A fast-paced, offbeat LGBTQ+ love story.

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A lesbian teen has to learn the hard way that an expected happily-ever-after ending may not come to pass in this coming-of-age novel.

Teenage Andie has always loved Ivy Harlowe. The two have been best friends for years, and even though Ivy, who’s also gay, never showed any romantic interest in her, Andie just assumed they would someday end up together—that if she just waited long enough, Ivy would realize that she’d always been there for her. That’s how it works in the romance novels she reads, anyway. One night, when the girls are at their usual club, Ivy hooks up with a bisexual stranger, which isn’t unusual. But then that stranger, Dot, starts hanging around—visiting Ivy, coming by for dinner. Andie knows how Ivy works, and she never lets a one-night stand hang around for additional nights. If that wasn’t enough for Andie to deal with, the strip club that her family owns may have to shut down, and Elizabeth, a gorgeous older woman, starts to show some unexpected interest in her. For the first time, Andie has no idea what might lie in her future—and she’s unsure how to handle it. Moskowitz’s novel is an unusual love story in that it’s more about loving oneself than another person. The brisk book features a diverse cast of various ethnicities, sexual orientations, and living arrangements; Andie’s friends Melody and Diana are together and in love and also in an open relationship. Ivy could very easily have come across as a villain in a story like this, as she doesn’t love Andie the way that Andie wants; however, the author does a fantastic job of making all of the major characters relatable and difficult to dislike. The book, though published by a YA imprint, definitely has more of a new-adult vibe, and the frank sexual discussion may not be suitable for younger teens.

A fast-paced, offbeat LGBTQ+ love story.

Pub Date: June 1, 2021

ISBN: 978-1-64-937049-5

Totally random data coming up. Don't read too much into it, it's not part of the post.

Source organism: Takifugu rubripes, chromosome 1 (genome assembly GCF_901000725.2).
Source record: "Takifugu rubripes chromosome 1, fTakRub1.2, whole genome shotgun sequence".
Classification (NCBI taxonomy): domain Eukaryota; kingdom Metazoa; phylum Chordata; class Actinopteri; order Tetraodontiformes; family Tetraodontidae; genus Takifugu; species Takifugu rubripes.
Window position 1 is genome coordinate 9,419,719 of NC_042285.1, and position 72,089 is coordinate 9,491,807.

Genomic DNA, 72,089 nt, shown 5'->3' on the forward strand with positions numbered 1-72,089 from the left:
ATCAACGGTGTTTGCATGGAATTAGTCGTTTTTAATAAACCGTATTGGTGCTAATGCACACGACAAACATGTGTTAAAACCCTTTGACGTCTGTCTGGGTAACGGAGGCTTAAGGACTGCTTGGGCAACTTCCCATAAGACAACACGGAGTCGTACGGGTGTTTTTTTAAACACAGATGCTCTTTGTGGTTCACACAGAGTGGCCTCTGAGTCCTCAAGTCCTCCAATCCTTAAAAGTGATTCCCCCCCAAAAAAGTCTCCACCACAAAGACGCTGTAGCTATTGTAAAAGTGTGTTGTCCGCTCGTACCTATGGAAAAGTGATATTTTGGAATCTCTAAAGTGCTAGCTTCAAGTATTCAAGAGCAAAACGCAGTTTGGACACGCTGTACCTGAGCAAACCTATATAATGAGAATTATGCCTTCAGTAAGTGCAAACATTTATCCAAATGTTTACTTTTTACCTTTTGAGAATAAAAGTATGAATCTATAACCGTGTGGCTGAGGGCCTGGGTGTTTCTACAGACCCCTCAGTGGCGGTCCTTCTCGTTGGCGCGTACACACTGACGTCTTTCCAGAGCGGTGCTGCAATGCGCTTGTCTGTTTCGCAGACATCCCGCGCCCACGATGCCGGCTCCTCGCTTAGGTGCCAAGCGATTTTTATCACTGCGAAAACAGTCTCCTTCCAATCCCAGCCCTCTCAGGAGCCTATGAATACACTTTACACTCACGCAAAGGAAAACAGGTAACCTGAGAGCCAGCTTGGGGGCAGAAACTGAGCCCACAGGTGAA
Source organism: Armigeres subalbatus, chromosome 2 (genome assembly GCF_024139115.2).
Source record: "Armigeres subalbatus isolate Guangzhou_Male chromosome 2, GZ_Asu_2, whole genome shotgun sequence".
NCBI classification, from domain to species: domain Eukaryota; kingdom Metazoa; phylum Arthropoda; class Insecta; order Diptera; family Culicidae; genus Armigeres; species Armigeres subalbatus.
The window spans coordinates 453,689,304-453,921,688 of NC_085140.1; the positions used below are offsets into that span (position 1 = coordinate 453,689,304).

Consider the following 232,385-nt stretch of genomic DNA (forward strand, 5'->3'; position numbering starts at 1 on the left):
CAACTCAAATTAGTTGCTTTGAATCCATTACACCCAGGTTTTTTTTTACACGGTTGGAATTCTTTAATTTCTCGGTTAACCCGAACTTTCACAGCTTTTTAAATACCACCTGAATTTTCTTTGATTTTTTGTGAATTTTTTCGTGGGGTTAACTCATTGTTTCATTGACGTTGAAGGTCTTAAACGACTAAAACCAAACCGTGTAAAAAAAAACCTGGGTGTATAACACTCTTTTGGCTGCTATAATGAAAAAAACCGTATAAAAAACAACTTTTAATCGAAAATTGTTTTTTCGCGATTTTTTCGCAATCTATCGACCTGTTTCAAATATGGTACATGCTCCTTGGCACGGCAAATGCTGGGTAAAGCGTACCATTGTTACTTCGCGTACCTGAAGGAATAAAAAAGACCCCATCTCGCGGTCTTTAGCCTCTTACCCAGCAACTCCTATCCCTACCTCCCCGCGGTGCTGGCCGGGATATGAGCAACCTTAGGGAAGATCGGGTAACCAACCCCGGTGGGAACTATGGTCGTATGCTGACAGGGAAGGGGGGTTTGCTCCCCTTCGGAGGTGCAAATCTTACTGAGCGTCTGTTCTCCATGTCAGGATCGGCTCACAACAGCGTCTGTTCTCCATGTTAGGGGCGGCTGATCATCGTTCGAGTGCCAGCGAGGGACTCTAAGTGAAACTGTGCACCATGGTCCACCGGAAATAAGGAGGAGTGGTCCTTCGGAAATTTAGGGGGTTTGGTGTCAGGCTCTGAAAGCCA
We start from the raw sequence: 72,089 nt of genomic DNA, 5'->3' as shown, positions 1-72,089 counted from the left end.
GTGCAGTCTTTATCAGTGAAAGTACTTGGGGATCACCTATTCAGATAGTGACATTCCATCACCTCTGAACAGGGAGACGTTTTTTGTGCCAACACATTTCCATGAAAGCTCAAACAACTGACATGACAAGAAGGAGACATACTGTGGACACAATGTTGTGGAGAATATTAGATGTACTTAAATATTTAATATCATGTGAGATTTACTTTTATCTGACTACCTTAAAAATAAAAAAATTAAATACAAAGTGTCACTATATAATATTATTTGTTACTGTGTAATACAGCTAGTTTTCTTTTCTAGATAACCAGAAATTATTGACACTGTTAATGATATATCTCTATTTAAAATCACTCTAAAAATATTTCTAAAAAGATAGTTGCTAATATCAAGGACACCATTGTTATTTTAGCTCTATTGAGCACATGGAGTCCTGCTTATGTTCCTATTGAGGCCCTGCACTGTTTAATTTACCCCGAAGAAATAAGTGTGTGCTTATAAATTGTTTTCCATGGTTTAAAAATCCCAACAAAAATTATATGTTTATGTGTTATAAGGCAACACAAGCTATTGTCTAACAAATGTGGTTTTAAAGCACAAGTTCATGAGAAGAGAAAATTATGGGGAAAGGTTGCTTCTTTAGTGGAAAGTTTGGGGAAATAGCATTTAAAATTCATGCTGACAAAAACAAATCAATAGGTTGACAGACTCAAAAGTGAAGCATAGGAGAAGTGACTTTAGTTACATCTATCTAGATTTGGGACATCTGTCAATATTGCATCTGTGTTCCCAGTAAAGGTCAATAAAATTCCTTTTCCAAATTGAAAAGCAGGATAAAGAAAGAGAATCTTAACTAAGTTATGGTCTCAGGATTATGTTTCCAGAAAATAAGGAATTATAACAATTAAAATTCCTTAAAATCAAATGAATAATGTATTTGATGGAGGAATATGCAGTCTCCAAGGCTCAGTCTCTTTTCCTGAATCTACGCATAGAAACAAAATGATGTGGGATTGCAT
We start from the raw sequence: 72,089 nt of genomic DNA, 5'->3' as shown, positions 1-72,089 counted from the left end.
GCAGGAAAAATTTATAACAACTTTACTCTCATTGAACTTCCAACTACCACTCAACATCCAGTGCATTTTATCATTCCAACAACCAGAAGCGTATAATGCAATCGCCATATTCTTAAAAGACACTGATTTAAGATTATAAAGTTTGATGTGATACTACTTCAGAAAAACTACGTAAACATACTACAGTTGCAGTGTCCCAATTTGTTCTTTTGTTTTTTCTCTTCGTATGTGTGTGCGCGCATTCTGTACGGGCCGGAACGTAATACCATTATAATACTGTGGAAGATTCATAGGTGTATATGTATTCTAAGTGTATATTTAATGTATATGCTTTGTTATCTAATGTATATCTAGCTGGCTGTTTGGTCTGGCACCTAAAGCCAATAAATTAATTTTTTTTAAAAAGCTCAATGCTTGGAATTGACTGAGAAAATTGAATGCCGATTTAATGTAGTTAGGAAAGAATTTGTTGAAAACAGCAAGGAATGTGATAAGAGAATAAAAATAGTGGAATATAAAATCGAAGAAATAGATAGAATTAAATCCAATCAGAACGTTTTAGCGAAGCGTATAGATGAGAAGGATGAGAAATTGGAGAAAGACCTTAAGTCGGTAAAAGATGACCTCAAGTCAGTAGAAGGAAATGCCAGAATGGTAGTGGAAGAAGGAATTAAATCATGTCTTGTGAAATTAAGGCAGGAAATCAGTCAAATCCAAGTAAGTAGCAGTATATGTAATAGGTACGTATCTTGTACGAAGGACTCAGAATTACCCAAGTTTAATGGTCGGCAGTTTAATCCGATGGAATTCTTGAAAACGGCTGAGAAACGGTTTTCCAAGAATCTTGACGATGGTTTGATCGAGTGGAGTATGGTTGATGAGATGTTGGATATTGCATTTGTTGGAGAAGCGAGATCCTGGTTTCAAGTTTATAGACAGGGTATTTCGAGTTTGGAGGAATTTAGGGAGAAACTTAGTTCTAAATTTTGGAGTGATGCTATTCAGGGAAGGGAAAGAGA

Page Count: 330

Publisher: Entangled Teen

Review Posted Online: June 4, 2021


There’s not much plot here, but readers will relish the opportunity to climb inside Autumn’s head.

The finely drawn characters capture readers’ attention in this debut.

Autumn and Phineas, nicknamed Finny, were born a week apart; their mothers are still best friends. Growing up, Autumn and Finny were like peas in a pod despite their differences: Autumn is “quirky and odd,” while Finny is “sweet and shy and everyone like[s] him.” But in eighth grade, Autumn and Finny stop being friends due to an unexpected kiss. They drift apart and find new friends, but their friendship keeps asserting itself at parties, shared holiday gatherings and random encounters. In the summer after graduation, Autumn and Finny reconnect and are finally ready to be more than friends. But on August 8, everything changes, and Autumn has to rely on all her strength to move on. Autumn’s coming-of-age is sensitively chronicled, with a wide range of experiences and events shaping her character. Even secondary characters are well-rounded, with their own histories and motivations.

There’s not much plot here, but readers will relish the opportunity to climb inside Autumn’s head.   (Fiction. 14 & up)

Pub Date: April 1, 2013

ISBN: 978-1-4022-7782-5

Page Count: 336

Publisher: Sourcebooks Fire

Review Posted Online: Feb. 12, 2013

Kirkus Reviews Issue: March 1, 2013


An ode to the children of migrants who have been taken away.

A Mexican American boy takes on heavy responsibilities when his family is torn apart.

Mateo’s life is turned upside down the day U.S. Immigration and Customs Enforcement agents show up unsuccessfully seeking his Pa at his New York City bodega. The Garcias live in fear until the day both parents are picked up; his Pa is taken to jail and his Ma to a detention center. The adults around Mateo offer support to him and his 7-year-old sister, Sophie, however, he knows he is now responsible for caring for her and the bodega as well as trying to survive junior year—that is, if he wants to fulfill his dream to enter the drama program at the Tisch School of the Arts and become an actor. Mateo’s relationships with his friends Kimmie and Adam (a potential love interest) also suffer repercussions as he keeps his situation a secret. Kimmie is half Korean (her other half is unspecified) and Adam is Italian American; Mateo feels disconnected from them, less American, and with worries they can’t understand. He talks himself out of choosing a safer course of action, a decision that deepens the story. Mateo’s self-awareness and inner monologue at times make him seem older than 16, and, with significant turmoil in the main plot, some side elements feel underdeveloped. Aleman’s narrative joins the ranks of heart-wrenching stories of migrant families who have been separated.

An ode to the children of migrants who have been taken away. (Fiction. 14-18)

Pub Date: May 4, 2021

ISBN: 978-0-7595-5605-8

Page Count: 400

Publisher: Little, Brown

Review Posted Online: Feb. 22, 2021

Kirkus Reviews Issue: March 15, 2021

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